`p2<-perturb(m2,pvars=c("income","education"),prange=c(1,1),`

`pfac=list("type",pcnt=95))`

This command will iteratively re-estimate model `m2`

100 times (default). Random values from a normal distribution with a standard deviation of 1 will be added to the variables income and education. `Reclassify`

creates a table of initial reclassification probabilities for `type`

with a 95% probability of reclassification to the same category. This initial table is adjusted and the final reclassification probabilities printed in the output are subsequently used to reclassify `type`

at each iteration.

Use a list of lists to specify a model with more than one reclassification factor, for example:

`pfac=list(list("fegp6",pcnt=95),list("eyrc",pcnt=m1),list("expc",pcnt=m2))`

`q<-perturb(r1,pfac=pfac)`

Perturb can be used with estimation procedures other than `lm`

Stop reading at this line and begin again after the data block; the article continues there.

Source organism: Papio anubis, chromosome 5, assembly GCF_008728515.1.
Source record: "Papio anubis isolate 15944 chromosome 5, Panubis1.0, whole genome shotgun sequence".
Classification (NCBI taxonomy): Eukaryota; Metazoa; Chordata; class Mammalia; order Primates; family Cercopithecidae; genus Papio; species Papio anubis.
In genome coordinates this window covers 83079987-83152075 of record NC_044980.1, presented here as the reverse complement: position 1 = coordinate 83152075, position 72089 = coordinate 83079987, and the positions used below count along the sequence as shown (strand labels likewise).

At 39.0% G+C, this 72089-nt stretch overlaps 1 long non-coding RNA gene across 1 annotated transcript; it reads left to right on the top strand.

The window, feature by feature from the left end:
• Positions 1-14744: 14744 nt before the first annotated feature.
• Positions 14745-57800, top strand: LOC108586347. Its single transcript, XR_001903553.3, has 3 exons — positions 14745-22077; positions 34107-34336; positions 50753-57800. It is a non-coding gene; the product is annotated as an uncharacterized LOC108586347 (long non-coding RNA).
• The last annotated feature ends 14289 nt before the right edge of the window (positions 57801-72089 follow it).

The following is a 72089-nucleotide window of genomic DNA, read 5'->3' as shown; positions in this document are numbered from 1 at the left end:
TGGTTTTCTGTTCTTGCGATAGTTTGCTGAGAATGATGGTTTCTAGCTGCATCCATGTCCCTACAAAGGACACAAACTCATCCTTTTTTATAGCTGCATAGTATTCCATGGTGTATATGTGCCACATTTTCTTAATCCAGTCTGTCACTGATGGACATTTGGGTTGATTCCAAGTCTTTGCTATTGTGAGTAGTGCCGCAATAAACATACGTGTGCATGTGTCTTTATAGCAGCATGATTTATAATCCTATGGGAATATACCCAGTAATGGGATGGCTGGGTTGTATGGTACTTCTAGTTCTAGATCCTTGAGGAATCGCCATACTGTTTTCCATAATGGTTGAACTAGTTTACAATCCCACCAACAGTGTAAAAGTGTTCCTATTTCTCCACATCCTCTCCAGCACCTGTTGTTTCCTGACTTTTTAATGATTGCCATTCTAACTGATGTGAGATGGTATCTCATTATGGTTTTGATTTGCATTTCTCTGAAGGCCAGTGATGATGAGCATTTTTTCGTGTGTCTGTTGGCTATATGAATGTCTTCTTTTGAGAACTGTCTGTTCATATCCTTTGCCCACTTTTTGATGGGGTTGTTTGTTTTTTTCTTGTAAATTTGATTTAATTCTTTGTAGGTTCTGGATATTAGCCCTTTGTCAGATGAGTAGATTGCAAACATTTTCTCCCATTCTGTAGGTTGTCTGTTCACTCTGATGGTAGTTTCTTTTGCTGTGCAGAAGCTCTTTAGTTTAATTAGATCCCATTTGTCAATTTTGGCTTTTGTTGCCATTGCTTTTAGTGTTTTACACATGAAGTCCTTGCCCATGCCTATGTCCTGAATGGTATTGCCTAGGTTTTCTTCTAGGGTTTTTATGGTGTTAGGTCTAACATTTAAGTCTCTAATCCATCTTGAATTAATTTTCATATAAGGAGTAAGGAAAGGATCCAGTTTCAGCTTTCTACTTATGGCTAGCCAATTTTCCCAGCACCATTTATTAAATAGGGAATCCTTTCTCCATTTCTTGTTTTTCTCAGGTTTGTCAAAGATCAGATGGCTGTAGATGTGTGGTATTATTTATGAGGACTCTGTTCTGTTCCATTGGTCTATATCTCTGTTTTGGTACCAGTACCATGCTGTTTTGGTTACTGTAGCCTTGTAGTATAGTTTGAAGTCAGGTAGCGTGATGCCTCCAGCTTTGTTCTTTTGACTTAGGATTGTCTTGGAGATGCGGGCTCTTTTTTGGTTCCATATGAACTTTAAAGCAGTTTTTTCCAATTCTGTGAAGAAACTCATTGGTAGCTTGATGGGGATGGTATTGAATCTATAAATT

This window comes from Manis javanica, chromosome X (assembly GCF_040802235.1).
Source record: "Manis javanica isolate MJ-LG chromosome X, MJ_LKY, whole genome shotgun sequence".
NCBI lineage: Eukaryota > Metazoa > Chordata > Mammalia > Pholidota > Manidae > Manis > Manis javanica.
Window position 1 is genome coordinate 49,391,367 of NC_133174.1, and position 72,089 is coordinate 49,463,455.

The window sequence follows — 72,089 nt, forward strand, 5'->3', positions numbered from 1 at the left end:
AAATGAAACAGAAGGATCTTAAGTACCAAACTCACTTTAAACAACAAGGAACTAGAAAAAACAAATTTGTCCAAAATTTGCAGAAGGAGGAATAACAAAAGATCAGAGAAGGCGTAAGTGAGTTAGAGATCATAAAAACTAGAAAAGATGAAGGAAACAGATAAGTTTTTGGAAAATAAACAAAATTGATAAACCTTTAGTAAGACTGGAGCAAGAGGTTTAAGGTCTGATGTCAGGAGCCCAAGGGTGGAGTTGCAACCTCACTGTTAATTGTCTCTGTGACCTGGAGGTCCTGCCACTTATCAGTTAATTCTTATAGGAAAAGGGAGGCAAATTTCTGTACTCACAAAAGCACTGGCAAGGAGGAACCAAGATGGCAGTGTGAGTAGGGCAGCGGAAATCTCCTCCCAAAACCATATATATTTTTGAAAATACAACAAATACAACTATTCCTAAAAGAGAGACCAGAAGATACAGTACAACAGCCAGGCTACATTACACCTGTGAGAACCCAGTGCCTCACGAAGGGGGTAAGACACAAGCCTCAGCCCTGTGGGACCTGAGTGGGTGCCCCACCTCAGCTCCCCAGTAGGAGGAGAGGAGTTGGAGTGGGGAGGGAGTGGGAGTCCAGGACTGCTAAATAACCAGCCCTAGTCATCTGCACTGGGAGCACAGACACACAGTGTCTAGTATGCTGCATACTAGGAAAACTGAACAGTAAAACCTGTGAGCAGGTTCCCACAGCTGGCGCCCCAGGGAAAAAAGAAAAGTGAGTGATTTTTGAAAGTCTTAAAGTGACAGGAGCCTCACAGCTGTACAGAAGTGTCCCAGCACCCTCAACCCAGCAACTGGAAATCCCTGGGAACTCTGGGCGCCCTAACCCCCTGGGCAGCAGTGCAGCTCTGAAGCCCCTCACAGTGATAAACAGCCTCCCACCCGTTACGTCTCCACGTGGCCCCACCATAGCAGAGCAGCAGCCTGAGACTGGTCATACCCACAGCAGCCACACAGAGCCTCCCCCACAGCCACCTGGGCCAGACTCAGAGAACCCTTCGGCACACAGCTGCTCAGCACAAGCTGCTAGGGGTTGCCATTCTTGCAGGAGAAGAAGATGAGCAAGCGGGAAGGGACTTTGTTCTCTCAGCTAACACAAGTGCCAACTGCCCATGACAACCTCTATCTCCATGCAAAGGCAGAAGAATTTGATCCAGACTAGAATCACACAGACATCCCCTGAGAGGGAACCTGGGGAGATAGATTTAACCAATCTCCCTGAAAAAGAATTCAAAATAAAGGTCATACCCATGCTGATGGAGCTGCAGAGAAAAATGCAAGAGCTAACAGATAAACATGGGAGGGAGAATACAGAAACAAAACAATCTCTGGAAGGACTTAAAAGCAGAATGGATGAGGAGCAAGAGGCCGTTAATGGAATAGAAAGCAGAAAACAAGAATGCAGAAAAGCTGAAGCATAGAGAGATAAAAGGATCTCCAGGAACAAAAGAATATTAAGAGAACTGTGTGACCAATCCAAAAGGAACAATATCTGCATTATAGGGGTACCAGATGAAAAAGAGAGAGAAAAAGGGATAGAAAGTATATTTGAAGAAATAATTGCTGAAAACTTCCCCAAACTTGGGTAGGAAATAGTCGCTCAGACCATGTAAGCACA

. On the other hand, collinearity is a result of extreme (multiple) correlation among independent variables. Another option is `vif`

in the rms package `vif`

in the car package, or `colldiag`

, which use only the independent variables of a regression model. This will usually be a faster solution since maximum likelihood procedures require iterative estimation for each iteration of the perturbation analysis. It is possible though that certain procedures are more sensitive to collinearity than `lm`

, in which case perturb could be a better solution.

John Hendrickx John_Hendrickx@yahoo.com

D. Belsley, E. Kuh, and R. Welsch (1980). Regression Diagnostics. Wiley.

Belsley, D.A. (1991). Conditioning diagnostics, collinearity and weak data in regression. New York: John Wiley & Sons.